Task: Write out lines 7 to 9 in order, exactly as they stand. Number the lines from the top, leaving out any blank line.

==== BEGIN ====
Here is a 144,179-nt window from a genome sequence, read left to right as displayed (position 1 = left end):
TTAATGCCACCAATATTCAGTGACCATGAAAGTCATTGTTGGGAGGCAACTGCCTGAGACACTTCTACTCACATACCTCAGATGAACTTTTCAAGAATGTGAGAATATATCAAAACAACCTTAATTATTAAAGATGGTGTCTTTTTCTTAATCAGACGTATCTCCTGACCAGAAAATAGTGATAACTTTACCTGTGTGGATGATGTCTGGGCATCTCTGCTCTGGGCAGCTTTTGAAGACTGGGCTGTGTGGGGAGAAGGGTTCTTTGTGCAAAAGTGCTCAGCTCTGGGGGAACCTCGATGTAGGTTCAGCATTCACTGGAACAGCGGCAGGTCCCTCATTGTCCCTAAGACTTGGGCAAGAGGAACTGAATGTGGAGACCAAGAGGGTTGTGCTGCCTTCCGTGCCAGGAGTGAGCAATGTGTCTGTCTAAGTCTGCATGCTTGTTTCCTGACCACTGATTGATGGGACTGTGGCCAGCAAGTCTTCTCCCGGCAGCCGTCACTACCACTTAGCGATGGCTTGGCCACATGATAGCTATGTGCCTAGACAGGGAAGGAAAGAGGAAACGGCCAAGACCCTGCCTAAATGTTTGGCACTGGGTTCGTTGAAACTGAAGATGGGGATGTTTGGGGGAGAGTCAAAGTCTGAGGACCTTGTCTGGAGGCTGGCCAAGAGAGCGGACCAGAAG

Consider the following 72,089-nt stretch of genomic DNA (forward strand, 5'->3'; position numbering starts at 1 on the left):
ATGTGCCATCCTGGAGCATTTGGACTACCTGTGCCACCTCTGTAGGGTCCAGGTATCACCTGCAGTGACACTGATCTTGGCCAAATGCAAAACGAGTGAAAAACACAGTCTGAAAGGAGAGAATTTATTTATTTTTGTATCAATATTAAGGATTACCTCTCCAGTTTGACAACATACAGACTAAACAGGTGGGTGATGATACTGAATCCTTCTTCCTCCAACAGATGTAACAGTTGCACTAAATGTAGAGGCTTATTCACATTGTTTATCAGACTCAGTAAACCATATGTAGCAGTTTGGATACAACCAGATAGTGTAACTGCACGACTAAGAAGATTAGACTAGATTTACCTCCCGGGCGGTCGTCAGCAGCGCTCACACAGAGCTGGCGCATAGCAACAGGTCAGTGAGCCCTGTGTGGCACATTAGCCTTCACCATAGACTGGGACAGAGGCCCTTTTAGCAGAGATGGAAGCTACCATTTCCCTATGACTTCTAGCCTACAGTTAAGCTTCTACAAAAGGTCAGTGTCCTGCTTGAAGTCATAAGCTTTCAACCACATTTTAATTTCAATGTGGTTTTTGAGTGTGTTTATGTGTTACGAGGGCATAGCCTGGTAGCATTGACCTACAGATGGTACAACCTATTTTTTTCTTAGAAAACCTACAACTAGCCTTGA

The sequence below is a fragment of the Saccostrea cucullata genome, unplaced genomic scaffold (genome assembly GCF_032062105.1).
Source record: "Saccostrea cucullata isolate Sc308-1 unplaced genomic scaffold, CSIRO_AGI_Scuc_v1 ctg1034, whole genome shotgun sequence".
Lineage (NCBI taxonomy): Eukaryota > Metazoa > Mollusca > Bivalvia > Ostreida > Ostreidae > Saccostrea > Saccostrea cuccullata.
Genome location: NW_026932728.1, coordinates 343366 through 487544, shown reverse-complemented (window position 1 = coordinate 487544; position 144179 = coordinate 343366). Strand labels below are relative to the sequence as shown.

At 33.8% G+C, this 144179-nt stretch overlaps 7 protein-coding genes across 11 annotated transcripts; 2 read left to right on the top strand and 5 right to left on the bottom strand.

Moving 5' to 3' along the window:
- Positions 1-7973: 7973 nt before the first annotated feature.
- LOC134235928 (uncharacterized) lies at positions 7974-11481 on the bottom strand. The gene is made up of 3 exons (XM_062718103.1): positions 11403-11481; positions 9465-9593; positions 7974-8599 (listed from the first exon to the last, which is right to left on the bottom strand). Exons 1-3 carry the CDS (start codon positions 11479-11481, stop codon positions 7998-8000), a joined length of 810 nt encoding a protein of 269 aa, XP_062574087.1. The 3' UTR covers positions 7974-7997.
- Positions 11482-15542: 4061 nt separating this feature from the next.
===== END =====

Lineage (NCBI taxonomy): Eukaryota > Metazoa > Mollusca > Bivalvia > Ostreida > Ostreidae > Saccostrea > Saccostrea cuccullata.
Genome location: NW_026932728.1, coordinates 343366 through 487544, shown reverse-complemented (window position 1 = coordinate 487544; position 144179 = coordinate 343366). Strand labels below are relative to the sequence as shown.

At 33.8% G+C, this 144179-nt stretch overlaps 7 protein-coding genes across 11 annotated transcripts; 2 read left to right on the top strand and 5 right to left on the bottom strand.